pokhara: the electricity dilemma, a stroll around town, & a little shopping spree

Sunday, January 20:  This morning I wake up to a room that feels like a walk-in refrigerator.  On top of that, there is no electricity in the Pokhara View Garden Hotel.  I walk out on the balcony, where the sun is shining and it’s actually a lot warmer than in my room.  There, in front of me, are the gorgeous Himalayas: the Annapurna & Manaslu Ranges and one fin of the double-finned Machhapuchhre, nicknamed “Fishtailed.”  There are no clouds or pollution obscuring this morning’s view. The snow-capped peaks loom in the distance, a sharp contrast to the tropical valley of Pokhara, with its colorful buildings and its abundance of bright red poinsettia and orange trumpet vines.

One fin of the double-finned 6997 meter summit of Machhapuchhre ("Fishtailed")

One fin of the double-finned 6997 meter summit of Machhapuchhre (“Fishtailed”)

After admiring the view for a bit, I throw on some clothes and go down to the front desk to inquire about the electricity.  The guy who is always at reception tells me there won’t be any electricity for a while, probably until around 1:00 this afternoon.   I’m flabbergasted.  What?  Why not?

the 8,000 meter + Annapurna and Manaslu Ranges

the 8,000 meter + Annapurna and Manaslu Ranges

He explains patiently that there’s a schedule put out by the Nepal Electricity Authority, but the hotel doesn’t have the current schedule so he can’t tell me for sure when the electricity will be back on.  Apparently the NEA does what is called load shedding: cutting off the electric current on certain lines when the demand becomes greater than the supply.   Rumor has it that this load shedding occurs throughout the country in a rolling fashion for about 14 hours a day every day!! (I’m not sure about the number of hours because I hear different things from different people.)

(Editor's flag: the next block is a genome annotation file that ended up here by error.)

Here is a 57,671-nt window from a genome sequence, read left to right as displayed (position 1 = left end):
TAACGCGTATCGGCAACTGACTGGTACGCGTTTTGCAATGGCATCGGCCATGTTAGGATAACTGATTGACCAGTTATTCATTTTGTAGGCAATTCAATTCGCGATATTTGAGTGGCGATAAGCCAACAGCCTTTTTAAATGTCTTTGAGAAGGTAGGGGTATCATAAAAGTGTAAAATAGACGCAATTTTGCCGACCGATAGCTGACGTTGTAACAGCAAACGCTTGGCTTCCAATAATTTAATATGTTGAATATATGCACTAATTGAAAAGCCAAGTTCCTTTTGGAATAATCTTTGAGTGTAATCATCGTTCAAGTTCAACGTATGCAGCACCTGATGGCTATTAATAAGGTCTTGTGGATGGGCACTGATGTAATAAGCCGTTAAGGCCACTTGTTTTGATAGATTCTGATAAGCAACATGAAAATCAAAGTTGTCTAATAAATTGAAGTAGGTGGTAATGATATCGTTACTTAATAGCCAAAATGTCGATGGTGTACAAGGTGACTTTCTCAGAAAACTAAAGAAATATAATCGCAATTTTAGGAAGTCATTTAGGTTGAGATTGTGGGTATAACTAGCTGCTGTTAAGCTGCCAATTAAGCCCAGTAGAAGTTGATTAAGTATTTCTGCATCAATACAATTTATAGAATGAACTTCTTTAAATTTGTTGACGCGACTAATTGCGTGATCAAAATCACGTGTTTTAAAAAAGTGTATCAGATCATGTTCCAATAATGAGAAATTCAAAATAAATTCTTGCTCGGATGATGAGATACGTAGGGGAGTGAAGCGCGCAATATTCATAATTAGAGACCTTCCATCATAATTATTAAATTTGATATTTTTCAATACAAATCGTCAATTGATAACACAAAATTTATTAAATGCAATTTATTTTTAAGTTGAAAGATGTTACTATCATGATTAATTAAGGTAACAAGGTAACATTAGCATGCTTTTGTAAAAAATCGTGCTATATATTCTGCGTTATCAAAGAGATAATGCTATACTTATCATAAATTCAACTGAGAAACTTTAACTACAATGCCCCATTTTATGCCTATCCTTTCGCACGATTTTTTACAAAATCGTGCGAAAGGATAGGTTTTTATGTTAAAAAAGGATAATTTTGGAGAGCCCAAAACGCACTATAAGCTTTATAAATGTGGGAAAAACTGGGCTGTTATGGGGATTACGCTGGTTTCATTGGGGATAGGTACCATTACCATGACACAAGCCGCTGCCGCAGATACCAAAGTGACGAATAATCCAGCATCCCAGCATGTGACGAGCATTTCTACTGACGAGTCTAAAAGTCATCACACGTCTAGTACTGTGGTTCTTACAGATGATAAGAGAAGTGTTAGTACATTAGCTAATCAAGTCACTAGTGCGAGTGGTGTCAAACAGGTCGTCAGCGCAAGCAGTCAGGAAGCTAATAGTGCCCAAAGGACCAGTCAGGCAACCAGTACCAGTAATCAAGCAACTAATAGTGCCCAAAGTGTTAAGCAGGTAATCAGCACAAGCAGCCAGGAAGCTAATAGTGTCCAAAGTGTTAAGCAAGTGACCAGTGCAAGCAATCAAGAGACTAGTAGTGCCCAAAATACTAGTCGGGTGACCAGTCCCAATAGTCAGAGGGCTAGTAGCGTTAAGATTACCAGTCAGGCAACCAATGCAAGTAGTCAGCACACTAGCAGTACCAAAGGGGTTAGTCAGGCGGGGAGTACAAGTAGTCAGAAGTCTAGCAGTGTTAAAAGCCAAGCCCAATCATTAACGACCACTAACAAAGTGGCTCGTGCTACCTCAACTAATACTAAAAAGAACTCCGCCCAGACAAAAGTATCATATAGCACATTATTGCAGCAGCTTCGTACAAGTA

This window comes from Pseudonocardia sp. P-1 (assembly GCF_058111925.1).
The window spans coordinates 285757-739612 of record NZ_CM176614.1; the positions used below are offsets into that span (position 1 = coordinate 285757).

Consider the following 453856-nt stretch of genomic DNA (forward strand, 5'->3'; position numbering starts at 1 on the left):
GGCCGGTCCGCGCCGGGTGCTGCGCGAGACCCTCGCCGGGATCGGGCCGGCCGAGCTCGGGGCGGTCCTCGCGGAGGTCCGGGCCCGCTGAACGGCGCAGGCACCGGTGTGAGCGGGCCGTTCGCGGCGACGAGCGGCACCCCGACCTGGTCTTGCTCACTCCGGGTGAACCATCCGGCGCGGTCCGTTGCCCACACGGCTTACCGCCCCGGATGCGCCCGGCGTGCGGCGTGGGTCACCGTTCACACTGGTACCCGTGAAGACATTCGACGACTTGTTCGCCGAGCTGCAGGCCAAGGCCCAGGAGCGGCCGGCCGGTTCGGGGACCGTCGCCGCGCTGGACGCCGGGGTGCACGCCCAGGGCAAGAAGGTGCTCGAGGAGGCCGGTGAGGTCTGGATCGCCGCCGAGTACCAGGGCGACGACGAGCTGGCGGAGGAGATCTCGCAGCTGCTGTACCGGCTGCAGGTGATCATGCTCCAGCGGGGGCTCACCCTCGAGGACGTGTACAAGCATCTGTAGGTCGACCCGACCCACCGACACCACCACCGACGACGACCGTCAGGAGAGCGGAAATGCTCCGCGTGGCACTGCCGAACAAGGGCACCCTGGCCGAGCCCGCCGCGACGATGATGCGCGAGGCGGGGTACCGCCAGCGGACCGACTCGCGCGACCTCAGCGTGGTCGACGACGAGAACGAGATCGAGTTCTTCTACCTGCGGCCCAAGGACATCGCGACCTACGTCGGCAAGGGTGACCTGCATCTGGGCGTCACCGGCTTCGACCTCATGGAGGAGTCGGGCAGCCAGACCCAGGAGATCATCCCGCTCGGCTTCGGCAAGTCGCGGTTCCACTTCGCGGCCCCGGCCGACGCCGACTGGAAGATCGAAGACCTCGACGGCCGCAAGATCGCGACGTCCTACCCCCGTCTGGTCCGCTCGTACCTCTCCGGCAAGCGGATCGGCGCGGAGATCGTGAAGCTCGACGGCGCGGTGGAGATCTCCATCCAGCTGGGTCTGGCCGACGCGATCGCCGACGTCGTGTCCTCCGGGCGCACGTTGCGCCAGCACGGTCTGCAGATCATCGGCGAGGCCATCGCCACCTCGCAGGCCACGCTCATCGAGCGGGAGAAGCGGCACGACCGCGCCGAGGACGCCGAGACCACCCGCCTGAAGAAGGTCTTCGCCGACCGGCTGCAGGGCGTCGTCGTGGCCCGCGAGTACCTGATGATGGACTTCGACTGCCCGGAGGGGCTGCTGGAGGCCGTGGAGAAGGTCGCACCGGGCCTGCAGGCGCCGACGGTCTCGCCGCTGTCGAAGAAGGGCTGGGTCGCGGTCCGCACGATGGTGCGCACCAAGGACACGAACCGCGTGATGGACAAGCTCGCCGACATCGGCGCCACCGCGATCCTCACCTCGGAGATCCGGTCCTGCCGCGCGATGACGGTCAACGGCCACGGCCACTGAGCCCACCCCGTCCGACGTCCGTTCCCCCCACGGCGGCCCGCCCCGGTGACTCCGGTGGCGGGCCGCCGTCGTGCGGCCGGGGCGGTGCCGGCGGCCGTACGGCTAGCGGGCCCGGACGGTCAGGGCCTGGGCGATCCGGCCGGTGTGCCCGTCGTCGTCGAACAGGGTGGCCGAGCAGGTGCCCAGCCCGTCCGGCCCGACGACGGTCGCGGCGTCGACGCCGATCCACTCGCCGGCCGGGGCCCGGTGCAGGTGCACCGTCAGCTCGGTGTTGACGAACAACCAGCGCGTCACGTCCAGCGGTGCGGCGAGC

the amazing Himalayas

the amazing Himalayas

I find this so odd, because in Kathmandu Airport, there are signs spaced equidistant along the Arrivals corridor spelling out little-known facts about Nepal.   One of the facts I distinctly remember goes something like this: Nepal is second only to Brazil for its water resources. Isn’t that great for hydroelectricity?  Later, after I google this, I find Nepal is not even on the top-9 list of water-rich countries.  Brazil is in fact #1, but the Russian Federation is second.  Canada is #3, the U.S. is #7 and India is #9 (FAO: Water-rich countries).

I guess I didn’t notice this electricity problem in Kathmandu because at Kathmandu Guest House they have a generator, and most businesses in the tourist area of Thamel must have generators too.  Obviously, Pokhara View Garden Hotel is more of a budget operation, and there is no electricity to be had.  They have a generator, but they only turn it on at certain times of day.  The guy at reception assures me I can take a shower because there is hot water (I guess that must be heated by generator), but I tell him I can’t wash my hair unless I can use a hair dryer.   Believe me, no one wants to see my hair when it air-dries!   He tells me maybe I should try back at around 1:00.

an omelet for breakfast at the Pokhara View Garden Hotel

an omelet for breakfast at the Pokhara View Garden Hotel